So I’m still reading the life story of Sojourner Truth. In her narratives, I find her to be child-like in her faith, very practical, a deep thinker, and of passionate heart.
Sometimes she seems a bit odd to me but then I have to think about her upbringing. Beforehand, I didn’t know that when only a child, she was enslaved in a Dutch household and only spoke Dutch from early childhood until sold to an English-speaking family. How would I have fared if someone plucked me from the only place I knew as home, only to be taken to another place of dwelling where a new language and religion was beat into me – be a good slave and the Lord will bless you. Don’t steal, cheat, or lie, above all, to your master or the Lord – in that order.
Now, I’m a Christian myself, but what do you call it when religion is twisted and used as a hold on other human beings? Slavery, perhaps? So I understand why she was odd and different because she was pushed, shoved, uneducated, worked to the bone, and stripped of her secondary foundation – her own family – her husband and children.
I see her slave mentality develop into a wise old soul. She literally sat educated, loud, rich, white men down. And with only her voice. And with her broken-styled speech. And with her plain looks and tall, slim frame. I am starting to feel, right through the pages, her force that she brought with her. And yes, it definitely was from her brand of religion. The one which she developed, hewned, meditated on, and heard read aloud from the scriptures.
Her own thinking got her places unheard of during that time. Her mind, will, grace and reverence was awesome. Her quips – simple and plain – set things right. Her words were pithy and powerful. I have to end with an excerpt of one of her monologues. It is told by an onlooker who witness Ms. Sojourner’s speech firsthand:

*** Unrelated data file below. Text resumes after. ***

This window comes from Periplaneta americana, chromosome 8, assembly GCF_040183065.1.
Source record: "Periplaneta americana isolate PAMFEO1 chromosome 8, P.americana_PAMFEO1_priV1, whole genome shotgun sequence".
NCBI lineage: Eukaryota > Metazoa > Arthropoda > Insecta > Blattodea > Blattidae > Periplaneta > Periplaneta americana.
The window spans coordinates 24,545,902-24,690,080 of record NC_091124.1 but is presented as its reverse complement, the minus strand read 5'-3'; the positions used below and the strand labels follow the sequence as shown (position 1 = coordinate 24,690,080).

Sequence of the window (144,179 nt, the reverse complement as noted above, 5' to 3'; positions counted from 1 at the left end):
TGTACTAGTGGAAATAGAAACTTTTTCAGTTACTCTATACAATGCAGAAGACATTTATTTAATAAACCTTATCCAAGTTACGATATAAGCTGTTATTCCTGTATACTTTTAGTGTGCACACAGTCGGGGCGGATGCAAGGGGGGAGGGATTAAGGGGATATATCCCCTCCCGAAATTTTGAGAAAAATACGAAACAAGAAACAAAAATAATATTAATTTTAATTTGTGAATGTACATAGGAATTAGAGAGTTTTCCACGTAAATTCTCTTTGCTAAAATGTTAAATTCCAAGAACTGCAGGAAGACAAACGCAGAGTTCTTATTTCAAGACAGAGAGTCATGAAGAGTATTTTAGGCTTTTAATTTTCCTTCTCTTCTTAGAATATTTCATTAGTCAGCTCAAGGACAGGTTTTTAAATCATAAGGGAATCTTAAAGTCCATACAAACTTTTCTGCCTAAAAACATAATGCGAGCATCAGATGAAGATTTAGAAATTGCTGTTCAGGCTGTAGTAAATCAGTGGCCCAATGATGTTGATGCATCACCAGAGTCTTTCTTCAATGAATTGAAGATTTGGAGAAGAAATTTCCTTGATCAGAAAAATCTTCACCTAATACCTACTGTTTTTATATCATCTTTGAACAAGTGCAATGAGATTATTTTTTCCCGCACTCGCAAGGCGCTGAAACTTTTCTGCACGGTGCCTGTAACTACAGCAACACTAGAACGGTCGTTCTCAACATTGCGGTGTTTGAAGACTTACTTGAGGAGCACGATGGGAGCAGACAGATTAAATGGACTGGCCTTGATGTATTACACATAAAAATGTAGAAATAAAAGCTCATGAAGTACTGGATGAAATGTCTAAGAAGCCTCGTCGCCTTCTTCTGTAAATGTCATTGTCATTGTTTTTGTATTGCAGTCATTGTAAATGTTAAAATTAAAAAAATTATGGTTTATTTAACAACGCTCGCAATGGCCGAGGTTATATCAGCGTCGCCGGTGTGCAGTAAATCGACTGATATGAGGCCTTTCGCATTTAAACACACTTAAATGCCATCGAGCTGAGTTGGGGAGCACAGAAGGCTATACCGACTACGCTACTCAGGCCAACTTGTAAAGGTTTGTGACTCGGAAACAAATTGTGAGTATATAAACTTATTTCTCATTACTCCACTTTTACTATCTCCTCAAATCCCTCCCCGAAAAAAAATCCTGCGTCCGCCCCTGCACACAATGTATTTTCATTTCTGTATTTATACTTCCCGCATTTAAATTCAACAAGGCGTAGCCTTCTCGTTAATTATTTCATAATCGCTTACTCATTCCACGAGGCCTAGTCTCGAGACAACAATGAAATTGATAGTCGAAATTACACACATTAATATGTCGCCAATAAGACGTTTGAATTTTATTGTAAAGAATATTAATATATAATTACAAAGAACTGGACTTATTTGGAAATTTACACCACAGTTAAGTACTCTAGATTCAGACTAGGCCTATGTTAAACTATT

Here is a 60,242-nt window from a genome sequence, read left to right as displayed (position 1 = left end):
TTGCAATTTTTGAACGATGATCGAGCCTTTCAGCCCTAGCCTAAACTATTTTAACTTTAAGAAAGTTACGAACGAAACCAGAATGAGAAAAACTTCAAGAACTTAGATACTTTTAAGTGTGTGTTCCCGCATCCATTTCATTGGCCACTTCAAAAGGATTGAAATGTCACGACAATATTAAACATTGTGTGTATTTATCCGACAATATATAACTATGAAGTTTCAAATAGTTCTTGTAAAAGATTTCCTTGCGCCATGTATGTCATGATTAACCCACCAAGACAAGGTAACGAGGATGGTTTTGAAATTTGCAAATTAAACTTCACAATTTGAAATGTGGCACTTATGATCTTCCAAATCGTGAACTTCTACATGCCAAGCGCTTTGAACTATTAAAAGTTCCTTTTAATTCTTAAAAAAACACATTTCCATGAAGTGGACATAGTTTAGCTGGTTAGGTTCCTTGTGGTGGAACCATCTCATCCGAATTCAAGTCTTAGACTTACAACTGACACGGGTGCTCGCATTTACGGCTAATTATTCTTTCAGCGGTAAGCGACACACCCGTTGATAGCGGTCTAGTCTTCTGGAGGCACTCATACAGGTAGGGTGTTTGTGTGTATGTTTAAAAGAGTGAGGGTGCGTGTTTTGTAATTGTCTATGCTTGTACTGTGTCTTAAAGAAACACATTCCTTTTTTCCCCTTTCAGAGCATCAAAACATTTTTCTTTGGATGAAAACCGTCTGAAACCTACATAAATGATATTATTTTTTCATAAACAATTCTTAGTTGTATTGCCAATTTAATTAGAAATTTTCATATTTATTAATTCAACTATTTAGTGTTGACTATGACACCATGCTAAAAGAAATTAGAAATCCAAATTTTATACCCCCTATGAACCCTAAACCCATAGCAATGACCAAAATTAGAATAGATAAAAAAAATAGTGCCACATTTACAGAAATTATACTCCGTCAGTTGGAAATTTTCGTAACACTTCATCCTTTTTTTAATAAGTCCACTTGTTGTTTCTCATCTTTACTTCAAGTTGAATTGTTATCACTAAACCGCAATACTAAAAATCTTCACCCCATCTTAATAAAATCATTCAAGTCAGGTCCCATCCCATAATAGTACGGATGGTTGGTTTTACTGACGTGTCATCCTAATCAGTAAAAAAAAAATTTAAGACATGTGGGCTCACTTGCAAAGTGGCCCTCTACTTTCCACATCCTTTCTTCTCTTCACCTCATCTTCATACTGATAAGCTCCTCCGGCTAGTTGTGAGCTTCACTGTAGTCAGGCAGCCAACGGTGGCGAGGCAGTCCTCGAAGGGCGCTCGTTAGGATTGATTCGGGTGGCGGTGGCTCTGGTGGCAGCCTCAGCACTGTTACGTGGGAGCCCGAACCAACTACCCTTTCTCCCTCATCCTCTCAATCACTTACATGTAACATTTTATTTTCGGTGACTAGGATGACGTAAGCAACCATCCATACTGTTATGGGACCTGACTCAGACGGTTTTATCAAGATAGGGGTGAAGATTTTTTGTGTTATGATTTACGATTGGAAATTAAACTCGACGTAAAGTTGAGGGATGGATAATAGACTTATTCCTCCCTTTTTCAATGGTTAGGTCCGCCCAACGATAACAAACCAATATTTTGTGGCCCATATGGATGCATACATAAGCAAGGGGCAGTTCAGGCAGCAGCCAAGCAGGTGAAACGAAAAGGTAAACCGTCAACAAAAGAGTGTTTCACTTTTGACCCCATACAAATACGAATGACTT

I was once present in a religious meeting where some speaker had alluded to the government of the United States, and had uttered sentiments in favor of its Constitution. Sojourner stood, erect and tall, with her white turban on her head, and in a low and subdued tone of voice began by saying: ‘Children, I talks to God and God talks to me. I goes out and talks to God in de fields and de woods. [The weevil had destroyed thousands of acres of wheat in the West that year.] Dis morning I was walking out, and I got over de fence. I saw de wheat a holding up its head, looking very big. I goes up and takes holt ob it. You b’lieve it, dere was no wheat dare? I says, God [speaking the name in a voice of reverence peculiar to herself], what is de matter wid dis wheat? And he says to me, “Sojourner, dere is a little weasel in it.” Now I hears talkin’ about de Constitition and de rights of man. I comes up and I takes hold of dis Constitution. It looks mighty big, and I feels for my rights, but der aint any dare. Den I says, God, what ails dis Constitution? He says to me, “Sojourner, dere is a little weasel in it.”’ The effect upon the multitude was irresistible.
Laugh. Out. Loud.